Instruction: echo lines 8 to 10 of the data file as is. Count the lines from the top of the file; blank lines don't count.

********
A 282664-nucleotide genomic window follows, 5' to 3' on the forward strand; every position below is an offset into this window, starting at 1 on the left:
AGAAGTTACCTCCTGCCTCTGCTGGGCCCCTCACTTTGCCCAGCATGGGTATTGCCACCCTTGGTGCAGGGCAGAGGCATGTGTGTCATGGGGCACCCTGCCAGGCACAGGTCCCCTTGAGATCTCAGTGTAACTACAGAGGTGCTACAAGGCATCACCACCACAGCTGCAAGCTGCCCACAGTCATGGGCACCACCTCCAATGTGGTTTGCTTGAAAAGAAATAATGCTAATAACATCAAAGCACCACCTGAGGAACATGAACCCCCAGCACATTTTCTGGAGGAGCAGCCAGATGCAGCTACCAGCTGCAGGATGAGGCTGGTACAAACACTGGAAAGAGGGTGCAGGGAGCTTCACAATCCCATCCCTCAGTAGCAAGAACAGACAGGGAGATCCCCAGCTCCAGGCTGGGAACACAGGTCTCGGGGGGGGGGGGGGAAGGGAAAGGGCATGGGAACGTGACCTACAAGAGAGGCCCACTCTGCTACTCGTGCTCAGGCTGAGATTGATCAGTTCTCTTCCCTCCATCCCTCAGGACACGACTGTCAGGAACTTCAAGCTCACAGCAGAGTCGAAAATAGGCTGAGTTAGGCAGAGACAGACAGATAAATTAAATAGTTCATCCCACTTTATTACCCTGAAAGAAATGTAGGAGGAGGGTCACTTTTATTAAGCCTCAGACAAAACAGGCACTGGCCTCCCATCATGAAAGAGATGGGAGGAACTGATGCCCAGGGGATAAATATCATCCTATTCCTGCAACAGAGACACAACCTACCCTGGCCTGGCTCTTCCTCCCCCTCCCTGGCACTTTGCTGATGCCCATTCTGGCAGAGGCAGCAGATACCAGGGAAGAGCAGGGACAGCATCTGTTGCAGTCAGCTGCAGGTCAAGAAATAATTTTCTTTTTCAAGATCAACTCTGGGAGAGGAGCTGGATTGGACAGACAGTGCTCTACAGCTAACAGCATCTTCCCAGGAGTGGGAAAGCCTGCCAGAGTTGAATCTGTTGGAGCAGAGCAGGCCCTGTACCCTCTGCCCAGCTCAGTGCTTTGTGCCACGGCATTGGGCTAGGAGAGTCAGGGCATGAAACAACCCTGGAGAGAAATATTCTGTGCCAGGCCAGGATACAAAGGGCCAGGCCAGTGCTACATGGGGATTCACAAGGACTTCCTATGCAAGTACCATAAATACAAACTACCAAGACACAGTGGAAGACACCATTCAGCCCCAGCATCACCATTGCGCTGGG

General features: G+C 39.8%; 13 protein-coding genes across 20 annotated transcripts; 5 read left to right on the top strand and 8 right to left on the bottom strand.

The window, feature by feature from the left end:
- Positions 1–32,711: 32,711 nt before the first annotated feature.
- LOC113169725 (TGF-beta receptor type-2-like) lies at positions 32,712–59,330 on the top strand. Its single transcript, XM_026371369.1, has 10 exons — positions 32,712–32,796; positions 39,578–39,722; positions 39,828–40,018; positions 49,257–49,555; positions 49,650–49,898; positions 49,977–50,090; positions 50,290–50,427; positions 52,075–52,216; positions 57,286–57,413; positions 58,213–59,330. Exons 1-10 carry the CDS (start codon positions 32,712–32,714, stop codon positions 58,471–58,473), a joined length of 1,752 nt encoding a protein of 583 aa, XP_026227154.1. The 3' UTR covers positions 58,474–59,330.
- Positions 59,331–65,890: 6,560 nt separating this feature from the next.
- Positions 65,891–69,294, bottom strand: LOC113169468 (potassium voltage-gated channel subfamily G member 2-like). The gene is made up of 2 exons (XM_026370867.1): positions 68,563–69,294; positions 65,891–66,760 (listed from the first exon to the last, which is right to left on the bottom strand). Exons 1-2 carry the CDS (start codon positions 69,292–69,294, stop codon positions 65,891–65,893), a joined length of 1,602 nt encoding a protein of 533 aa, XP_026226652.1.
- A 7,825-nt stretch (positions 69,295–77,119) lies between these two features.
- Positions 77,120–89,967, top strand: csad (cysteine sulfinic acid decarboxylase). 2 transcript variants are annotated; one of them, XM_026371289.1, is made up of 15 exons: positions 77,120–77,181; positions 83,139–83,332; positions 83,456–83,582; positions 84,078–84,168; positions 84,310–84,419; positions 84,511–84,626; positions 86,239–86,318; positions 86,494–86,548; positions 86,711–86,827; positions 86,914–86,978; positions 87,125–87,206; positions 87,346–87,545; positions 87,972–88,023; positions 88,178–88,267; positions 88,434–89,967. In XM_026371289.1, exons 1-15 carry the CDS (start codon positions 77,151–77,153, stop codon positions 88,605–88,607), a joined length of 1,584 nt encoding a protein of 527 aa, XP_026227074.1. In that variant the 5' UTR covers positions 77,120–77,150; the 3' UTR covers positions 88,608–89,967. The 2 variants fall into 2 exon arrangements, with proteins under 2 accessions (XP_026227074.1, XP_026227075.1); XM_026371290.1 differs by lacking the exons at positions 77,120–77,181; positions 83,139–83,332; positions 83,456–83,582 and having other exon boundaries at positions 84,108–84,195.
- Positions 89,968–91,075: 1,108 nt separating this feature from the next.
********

- Positions 65,891–69,294, bottom strand: LOC113169468 (potassium voltage-gated channel subfamily G member 2-like). The gene is made up of 2 exons (XM_026370867.1): positions 68,563–69,294; positions 65,891–66,760 (listed from the first exon to the last, which is right to left on the bottom strand). Exons 1-2 carry the CDS (start codon positions 69,292–69,294, stop codon positions 65,891–65,893), a joined length of 1,602 nt encoding a protein of 533 aa, XP_026226652.1.
- A 7,825-nt stretch (positions 69,295–77,119) lies between these two features.
- Positions 77,120–89,967, top strand: csad (cysteine sulfinic acid decarboxylase). 2 transcript variants are annotated; one of them, XM_026371289.1, is made up of 15 exons: positions 77,120–77,181; positions 83,139–83,332; positions 83,456–83,582; positions 84,078–84,168; positions 84,310–84,419; positions 84,511–84,626; positions 86,239–86,318; positions 86,494–86,548; positions 86,711–86,827; positions 86,914–86,978; positions 87,125–87,206; positions 87,346–87,545; positions 87,972–88,023; positions 88,178–88,267; positions 88,434–89,967. In XM_026371289.1, exons 1-15 carry the CDS (start codon positions 77,151–77,153, stop codon positions 88,605–88,607), a joined length of 1,584 nt encoding a protein of 527 aa, XP_026227074.1. In that variant the 5' UTR covers positions 77,120–77,150; the 3' UTR covers positions 88,608–89,967. The 2 variants fall into 2 exon arrangements, with proteins under 2 accessions (XP_026227074.1, XP_026227075.1); XM_026371290.1 differs by lacking the exons at positions 77,120–77,181; positions 83,139–83,332; positions 83,456–83,582 and having other exon boundaries at positions 84,108–84,195.